Five Ways Not to Blow a Financial Windfall

Whether you’ve won the lottery, inherited a fortune or sold your business, landing a financial windfall can drastically improve your financial outlook. But the sudden wealth can also leave you stressed and unsure how to handle the cash.

First, hit the pause button, says Don Hance Jr., founder of LifeSighted, a financial planning company. Take time to create a spending plan to avoid making poor decisions.

“You want to give yourself time to take stock of everything and work through emotions before spending the money,” says Hance.

Here are five smart ways to allocate a financial windfall.

1. Cushion your nest egg
Maximize your 401(k) contributions if you still plan on working, or at least contribute enough to earn the full employer match, which is essentially free money for your retirement. As you put more money toward retirement, the windfall will fill that gap in your cash flow.

This move also carries tax benefits: contributions are taken out of your paycheck pre-tax, lowering your taxable income for the year. Investments grow tax-deferred until withdrawals at retirement.

Also, look into funding a Roth IRA if you’re eligible, says Mark McCarron, a financial planner and principal at Bond Wealth Management, LLC. Contributions to Roth retirement accounts are made after-tax, and your investments grow tax-free. Unlike a 401(k), there’s no income tax on withdrawals made in retirement.

“It is one of the only free lunches the IRS gives us,” McCarron says.

2. Pay off toxic debt
If you’ve been trying to pay off debt, this is an opportune moment. Pay off toxic debt with the highest interest rates first, such as credit cards, payday loans, title loans and installment loans.

For example, a credit card with a $10,000 balance at 20% interest would cost $11,680 in total interest if you made $200 monthly payments. It would take more than nine years to repay the debt.

Use your windfall to pay the balance in full, and you’ll save interest.

3. Build an emergency fund
An emergency fund is money set aside to cover unplanned expenses, such as car repairs or a job loss, so you don’t have to rely on credit cards or high-interest loans.

A good rule of thumb is to have three to six months of expenses saved, says McCarron.

The amount to save depends on factors such as job security and how much debt you owe. Keep the money in a high-yield savings account, where it earns some interest and is readily accessible.

4. Invest in yourself or a loved one
Investing isn’t limited to your retirement; you can also use some of the windfall toward self-development. Go back to school, hire a career coach, travel or learn a new skill.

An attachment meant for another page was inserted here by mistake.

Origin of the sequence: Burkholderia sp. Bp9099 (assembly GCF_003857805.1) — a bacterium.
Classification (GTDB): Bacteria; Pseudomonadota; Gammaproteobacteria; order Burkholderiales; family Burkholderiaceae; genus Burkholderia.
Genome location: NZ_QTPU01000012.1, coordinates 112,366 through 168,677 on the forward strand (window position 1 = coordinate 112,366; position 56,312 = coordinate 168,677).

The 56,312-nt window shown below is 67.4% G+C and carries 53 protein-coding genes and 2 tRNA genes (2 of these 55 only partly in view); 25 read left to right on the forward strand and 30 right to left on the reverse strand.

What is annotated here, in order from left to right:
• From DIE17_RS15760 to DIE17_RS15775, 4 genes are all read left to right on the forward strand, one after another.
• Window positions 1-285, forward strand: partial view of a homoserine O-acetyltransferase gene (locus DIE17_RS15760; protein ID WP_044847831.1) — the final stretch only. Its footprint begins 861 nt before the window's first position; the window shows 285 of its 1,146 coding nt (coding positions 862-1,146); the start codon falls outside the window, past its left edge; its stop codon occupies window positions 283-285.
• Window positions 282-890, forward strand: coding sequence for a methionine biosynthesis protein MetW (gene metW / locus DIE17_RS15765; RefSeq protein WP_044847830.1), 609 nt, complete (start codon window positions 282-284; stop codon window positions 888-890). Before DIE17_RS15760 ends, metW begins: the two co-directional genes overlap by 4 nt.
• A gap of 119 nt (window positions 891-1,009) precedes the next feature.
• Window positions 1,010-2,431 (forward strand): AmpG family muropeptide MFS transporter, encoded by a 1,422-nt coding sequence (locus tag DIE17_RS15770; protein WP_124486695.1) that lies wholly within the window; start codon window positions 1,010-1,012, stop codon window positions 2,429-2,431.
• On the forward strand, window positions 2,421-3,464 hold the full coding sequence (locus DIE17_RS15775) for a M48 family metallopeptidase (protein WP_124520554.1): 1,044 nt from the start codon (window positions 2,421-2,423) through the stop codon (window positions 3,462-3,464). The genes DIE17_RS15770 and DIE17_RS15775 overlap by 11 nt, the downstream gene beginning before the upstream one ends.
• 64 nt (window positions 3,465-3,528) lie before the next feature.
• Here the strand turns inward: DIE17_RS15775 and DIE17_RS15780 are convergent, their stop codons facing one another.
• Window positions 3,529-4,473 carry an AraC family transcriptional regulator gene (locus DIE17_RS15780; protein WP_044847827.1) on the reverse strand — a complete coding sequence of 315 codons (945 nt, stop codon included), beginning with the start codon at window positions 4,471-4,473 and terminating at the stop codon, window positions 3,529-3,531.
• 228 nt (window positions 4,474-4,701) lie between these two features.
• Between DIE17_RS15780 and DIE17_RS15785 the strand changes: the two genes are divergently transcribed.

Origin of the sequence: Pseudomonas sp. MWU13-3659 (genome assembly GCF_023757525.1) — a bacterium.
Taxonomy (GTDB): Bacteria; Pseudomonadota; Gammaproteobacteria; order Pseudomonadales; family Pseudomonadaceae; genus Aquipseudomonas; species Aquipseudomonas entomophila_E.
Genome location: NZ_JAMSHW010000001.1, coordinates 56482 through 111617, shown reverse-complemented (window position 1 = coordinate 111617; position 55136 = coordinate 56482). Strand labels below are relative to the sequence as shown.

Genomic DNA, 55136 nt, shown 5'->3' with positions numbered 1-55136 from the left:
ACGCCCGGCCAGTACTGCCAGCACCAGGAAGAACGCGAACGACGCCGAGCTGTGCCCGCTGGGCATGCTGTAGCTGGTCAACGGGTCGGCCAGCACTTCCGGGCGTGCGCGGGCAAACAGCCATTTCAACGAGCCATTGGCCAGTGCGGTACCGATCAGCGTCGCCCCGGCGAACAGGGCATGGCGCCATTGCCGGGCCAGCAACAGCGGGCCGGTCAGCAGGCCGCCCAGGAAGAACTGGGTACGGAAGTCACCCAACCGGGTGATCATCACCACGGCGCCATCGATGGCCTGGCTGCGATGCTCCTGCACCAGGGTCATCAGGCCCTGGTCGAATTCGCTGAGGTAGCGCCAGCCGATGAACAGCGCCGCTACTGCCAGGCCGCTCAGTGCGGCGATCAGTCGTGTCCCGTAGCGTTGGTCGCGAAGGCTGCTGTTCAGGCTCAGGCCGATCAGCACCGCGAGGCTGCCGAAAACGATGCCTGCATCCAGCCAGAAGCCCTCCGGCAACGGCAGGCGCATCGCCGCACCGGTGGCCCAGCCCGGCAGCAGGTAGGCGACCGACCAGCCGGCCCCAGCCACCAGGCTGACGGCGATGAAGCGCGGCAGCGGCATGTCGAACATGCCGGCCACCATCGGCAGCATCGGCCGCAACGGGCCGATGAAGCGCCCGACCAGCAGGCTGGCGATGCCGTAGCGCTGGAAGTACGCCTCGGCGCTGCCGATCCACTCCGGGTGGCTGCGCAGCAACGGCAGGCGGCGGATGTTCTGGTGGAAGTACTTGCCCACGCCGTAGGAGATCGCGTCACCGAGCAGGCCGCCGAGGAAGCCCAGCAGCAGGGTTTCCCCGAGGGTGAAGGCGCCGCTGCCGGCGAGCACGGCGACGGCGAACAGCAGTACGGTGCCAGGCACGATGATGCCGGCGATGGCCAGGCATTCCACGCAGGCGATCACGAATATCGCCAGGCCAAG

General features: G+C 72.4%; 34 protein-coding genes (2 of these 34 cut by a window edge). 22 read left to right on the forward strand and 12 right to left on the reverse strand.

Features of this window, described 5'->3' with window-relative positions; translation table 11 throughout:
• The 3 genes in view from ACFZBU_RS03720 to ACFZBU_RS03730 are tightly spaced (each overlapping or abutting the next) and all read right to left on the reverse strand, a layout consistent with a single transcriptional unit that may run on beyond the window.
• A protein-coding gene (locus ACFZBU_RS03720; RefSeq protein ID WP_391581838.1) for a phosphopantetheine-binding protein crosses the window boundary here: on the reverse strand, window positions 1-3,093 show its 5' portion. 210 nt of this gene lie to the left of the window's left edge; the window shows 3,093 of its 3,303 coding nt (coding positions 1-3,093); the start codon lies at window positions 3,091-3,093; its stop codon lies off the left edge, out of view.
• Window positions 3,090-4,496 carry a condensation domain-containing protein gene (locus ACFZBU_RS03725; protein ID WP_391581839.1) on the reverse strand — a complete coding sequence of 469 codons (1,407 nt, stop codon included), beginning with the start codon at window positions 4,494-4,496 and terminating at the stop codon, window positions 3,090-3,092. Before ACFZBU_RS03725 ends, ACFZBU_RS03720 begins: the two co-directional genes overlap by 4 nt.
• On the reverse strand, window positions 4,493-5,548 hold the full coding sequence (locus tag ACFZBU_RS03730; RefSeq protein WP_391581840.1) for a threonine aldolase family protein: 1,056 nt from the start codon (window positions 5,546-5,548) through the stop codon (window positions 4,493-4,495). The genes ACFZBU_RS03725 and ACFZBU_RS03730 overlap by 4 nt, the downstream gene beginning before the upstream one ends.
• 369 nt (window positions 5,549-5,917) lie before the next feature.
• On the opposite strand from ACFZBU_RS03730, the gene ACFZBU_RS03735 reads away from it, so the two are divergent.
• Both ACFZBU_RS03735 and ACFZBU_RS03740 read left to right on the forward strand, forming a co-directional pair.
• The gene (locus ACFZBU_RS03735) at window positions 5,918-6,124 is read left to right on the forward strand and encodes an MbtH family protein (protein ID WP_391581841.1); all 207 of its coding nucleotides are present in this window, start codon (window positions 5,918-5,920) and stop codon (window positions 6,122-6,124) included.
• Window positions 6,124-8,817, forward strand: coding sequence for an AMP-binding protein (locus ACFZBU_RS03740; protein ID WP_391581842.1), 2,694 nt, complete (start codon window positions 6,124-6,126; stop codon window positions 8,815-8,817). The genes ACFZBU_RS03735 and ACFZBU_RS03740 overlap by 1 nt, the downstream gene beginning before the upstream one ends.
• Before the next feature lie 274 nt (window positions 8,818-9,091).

Consider starting a 529 savings plan to support a child, relative or friend through college, says Levi Sanchez, financial planner and co-founder of Millennial Wealth, based in Seattle.

The plan provides tax-free investment growth and withdrawals for qualified education expenses, such as tuition, fees and books. Most states also offer a tax break for residents.

Under the current tax law, 529 withdrawals up to $10,000 per year can be used for tuition costs at elementary or secondary public, private and religious schools. Check with your state’s plan before making withdrawals for this purpose; not all states have adopted the changes.

5. Give back
Consider making charitable donations to an organization or social cause you support.

Your gift can positively impact the organization, but unless it’s a sizable donation, it may not help your taxes. That’s because you need to itemize your taxes to get a deduction, and itemizing only makes sense if your deductions add up to more than the standard deduction.

For 2018, the standard deduction is $24,000 for married individuals filing jointly or $12,000 for single individuals. Maintain records of your contributions if you donate.

Giving money to family and close friends doesn’t carry tax benefits. But if you’re feeling generous, you can give up to $15,000 per individual in 2018 without having to file a gift tax return, says Sanchez.
A financial planner or tax professional can provide further guidance on managing a windfall.

Steve Nicastro is a writer at NerdWallet. Email: steven.n@nerdwallet.com. Twitter: @StevenNicastro.

The article 5 Ways Not to Blow a Financial Windfall originally appeared on NerdWallet.

How I Ditched Debt: ‘Born Spender’ Goes on a Spending Fast

In this series, NerdWallet interviews people who have triumphed over debt using a combination of commitment, budgeting and smart financial choices. Responses have been edited for length and clarity.
and then we saved

And Then We Saved

Who: Anna Newell Jones
How much: $23,605 in 15 months

Anna Newell Jones considers herself a “born spender” whose desire for the latest fashions and gadgets landed her in debt.

When she got married in May 2009, she had a big secret — she owed nearly $24,000 in credit card debt, student loans and money that her parents borrowed for her. She was living paycheck to paycheck and felt like she had hit a bottom financially. So she shared with her husband, Aaron, a plan to cut her expenses to the bone, pay off debt and become a financial adult. And she decided to blog about her efforts to keep herself motivated and accountable.

First up was making a list of wants and needs customized to herself. Do-it-yourself hair color in a box made the “needs” list, but salon services did not. Then she did what she calls a reverse budget — she analyzed the previous three months’ spending to see where her money was going so she could determine what could be cut.

Newell Jones declared a “spending fast” in 2010: spending the bare minimum and only on necessities. The Denver resident found it freed up time previously spent shopping, returning items and worrying about the financial hole she was digging. That extra time helped her figure out how to increase her income, including photographing weddings on weekends, writing a book and creating her website at andthenwesaved.com.

» SIGN UP: Set and track your own goal to ditch debt

What was your total debt when you started? What is your debt today?